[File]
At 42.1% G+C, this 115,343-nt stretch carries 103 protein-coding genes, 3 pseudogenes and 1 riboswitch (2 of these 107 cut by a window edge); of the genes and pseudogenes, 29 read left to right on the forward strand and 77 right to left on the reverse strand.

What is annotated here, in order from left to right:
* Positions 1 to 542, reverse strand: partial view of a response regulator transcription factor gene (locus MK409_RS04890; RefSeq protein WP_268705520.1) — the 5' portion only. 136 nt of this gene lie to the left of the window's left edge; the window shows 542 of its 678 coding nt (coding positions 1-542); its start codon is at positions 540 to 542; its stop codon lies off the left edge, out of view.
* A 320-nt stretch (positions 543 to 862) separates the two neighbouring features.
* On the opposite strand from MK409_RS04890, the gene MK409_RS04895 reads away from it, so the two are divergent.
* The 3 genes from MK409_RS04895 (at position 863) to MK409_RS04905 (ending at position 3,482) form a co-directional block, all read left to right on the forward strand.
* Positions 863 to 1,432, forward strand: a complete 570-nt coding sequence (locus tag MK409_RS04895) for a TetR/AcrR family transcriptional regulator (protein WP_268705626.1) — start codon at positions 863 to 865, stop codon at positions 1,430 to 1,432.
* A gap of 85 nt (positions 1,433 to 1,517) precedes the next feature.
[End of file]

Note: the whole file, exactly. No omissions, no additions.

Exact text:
At 42.1% G+C, this 115,343-nt stretch carries 103 protein-coding genes, 3 pseudogenes and 1 riboswitch (2 of these 107 cut by a window edge); of the genes and pseudogenes, 29 read left to right on the forward strand and 77 right to left on the reverse strand.

What is annotated here, in order from left to right:
* Positions 1 to 542, reverse strand: partial view of a response regulator transcription factor gene (locus MK409_RS04890; RefSeq protein WP_268705520.1) — the 5' portion only. 136 nt of this gene lie to the left of the window's left edge; the window shows 542 of its 678 coding nt (coding positions 1-542); its start codon is at positions 540 to 542; its stop codon lies off the left edge, out of view.
* A 320-nt stretch (positions 543 to 862) separates the two neighbouring features.
* On the opposite strand from MK409_RS04890, the gene MK409_RS04895 reads away from it, so the two are divergent.
* The 3 genes from MK409_RS04895 (at position 863) to MK409_RS04905 (ending at position 3,482) form a co-directional block, all read left to right on the forward strand.
* Positions 863 to 1,432, forward strand: a complete 570-nt coding sequence (locus tag MK409_RS04895) for a TetR/AcrR family transcriptional regulator (protein WP_268705626.1) — start codon at positions 863 to 865, stop codon at positions 1,430 to 1,432.
* A gap of 85 nt (positions 1,433 to 1,517) precedes the next feature.